United States District Court, E.D. Arkansas, Western Division
BETH DEERE, Magistrate Judge.
I. Procedures for Filing Objections
This Recommended Disposition ("Recommendation") has been sent to United States District Court Judge James M. Moody, Jr. Mr. Tilley may file written objections to this Recommendation.
Objections must be specific and must include the factual or legal basis for the objection. An objection to a factual finding must identify the finding of fact believed to be wrong and describe the evidence that supports that belief.
An original and one copy of your objections must be received in the office of the United States District Court Clerk within fourteen (14) days of this Recommendation. A copy will be furnished to the opposing party.
If no objections are filed, Judge Moody can adopt this Recommendation without independently reviewing all of the evidence in the record. By not objecting, you may also waive any right to appeal questions of fact.
Mail objections to:
James Lee Tilley, a pre-trial detainee at the White County Detention Facility, filed this lawsuit pro se under 42 U.S.C. § 1983, alleging that Detention Facility officials denied him access to the law library and the Detention Facility grievance process. The allegations in Mr. Tilley's complaint do not state federal claims. For that reason, the Court must recommend that Mr. Tilley's claims be DISMISSED, without prejudice.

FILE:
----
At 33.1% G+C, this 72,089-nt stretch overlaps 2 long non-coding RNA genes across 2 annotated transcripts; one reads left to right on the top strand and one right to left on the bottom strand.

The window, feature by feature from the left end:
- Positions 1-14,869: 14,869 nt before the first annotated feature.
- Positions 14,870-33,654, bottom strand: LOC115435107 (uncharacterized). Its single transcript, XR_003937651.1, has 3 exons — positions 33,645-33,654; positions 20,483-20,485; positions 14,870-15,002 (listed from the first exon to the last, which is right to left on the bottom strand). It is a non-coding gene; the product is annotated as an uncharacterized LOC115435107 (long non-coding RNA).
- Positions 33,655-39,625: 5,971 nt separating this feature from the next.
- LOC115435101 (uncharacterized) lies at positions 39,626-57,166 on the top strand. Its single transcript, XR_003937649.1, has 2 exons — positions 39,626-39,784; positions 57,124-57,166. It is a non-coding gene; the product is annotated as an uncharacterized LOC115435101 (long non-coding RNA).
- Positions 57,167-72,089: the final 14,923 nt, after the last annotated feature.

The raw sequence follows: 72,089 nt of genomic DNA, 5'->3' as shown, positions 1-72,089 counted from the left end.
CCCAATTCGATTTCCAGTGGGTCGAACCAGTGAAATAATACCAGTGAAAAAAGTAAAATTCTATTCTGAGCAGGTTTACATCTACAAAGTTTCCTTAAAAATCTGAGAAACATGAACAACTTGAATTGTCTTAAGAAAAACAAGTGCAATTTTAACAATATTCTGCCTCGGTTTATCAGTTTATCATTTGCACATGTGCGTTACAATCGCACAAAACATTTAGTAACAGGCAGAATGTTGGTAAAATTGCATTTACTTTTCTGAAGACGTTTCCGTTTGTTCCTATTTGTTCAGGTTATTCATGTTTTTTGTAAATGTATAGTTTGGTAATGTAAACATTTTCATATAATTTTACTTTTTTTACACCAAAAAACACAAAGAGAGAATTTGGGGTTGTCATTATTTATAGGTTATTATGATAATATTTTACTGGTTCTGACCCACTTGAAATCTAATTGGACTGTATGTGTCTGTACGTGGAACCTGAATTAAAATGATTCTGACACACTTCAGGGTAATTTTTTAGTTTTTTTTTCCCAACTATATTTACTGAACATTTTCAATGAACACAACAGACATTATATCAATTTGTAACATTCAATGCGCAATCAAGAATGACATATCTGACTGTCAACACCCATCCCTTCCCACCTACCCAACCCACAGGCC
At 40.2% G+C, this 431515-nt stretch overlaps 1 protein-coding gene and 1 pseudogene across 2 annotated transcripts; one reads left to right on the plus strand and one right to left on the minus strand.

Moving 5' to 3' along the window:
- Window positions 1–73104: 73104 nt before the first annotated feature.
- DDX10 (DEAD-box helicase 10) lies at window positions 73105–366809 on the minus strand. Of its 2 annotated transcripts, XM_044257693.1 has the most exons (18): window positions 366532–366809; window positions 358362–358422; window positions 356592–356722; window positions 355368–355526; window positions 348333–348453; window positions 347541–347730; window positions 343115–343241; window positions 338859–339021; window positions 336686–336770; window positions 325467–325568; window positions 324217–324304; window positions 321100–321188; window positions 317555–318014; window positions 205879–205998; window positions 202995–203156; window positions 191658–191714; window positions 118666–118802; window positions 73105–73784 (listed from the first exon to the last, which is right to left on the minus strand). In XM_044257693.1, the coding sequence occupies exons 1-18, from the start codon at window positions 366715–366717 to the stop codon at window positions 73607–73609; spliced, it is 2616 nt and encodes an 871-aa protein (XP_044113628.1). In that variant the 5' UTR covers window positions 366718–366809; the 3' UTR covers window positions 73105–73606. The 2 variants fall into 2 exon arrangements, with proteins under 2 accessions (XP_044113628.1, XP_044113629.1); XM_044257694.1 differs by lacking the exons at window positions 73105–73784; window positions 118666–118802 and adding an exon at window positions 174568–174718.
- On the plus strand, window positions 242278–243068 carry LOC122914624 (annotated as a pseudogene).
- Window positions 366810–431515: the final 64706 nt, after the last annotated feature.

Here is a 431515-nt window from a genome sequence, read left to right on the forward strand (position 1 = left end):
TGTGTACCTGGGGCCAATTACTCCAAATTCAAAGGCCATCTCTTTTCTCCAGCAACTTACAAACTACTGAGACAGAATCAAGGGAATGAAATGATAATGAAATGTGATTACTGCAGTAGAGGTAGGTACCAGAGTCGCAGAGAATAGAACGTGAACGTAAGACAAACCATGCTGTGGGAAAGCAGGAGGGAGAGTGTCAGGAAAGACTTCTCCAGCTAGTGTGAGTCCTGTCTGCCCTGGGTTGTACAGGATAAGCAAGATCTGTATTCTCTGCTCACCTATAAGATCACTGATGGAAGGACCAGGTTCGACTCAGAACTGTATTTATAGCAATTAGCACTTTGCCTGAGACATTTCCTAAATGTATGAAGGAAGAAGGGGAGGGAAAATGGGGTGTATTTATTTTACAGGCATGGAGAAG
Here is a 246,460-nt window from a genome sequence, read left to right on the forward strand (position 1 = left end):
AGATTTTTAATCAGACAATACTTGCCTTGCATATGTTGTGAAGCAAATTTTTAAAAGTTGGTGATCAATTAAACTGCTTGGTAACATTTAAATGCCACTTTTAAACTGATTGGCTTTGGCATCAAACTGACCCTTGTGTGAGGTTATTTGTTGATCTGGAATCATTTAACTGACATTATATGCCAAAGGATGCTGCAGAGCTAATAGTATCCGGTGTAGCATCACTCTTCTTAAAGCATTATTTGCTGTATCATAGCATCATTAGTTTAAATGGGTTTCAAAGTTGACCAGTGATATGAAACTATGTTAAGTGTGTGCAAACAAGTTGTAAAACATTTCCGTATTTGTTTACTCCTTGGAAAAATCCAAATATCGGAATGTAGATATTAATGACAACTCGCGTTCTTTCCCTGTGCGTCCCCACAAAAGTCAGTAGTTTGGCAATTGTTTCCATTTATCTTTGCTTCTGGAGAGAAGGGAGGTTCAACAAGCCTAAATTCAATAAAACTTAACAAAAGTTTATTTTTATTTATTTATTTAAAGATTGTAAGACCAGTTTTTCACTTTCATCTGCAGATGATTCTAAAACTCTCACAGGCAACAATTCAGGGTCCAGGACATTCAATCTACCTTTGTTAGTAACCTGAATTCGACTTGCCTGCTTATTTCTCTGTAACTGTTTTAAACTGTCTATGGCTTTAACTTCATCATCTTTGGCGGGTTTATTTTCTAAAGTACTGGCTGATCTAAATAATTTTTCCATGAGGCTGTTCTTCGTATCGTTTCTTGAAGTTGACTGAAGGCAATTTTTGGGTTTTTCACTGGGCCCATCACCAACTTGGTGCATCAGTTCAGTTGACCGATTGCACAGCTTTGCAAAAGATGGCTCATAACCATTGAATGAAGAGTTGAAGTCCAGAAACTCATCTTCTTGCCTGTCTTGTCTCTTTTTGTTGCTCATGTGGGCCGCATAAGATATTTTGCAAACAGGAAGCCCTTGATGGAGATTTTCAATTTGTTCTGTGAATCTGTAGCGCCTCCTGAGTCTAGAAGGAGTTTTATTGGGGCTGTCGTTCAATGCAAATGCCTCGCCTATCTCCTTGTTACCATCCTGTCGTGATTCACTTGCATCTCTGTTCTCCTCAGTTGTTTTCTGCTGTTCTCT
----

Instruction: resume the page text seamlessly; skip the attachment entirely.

First, unfortunately for Mr. Tilley, an allegation that prison officials impeded access to the courts, standing alone, does not amount to a constitutional violation. This constitutional violation requires a showing that a defendant kept the prisoner from litigating a claim and, by this misconduct, caused the prisoner to suffer an actual injury. White v. Kautzky, 494 F.3d 677, 680 (8th Cir. 2007). To show an actual injury, the prisoner must show that a non-frivolous legal claim was "frustrated or... impeded." Id. Here, Mr. Tilley has not alleged any actual injury to support this constitutional claim.
Second, the Eighth Circuit Court of Appeals has held that prisoners do not have a constitutional right to a grievance procedure. Lomholt v. Holder, 287 F.3d 683, 684 (8th Cir. 2002); and Buckley v. Barlow, 997 F.2d 494, 495 (8th Cir. 1993). Therefore, a prison official's failure to properly process or respond to a grievance, standing alone, is not actionable under § 1983.
The Court recommends that Mr. Tilley's claims be DISMISSED, ...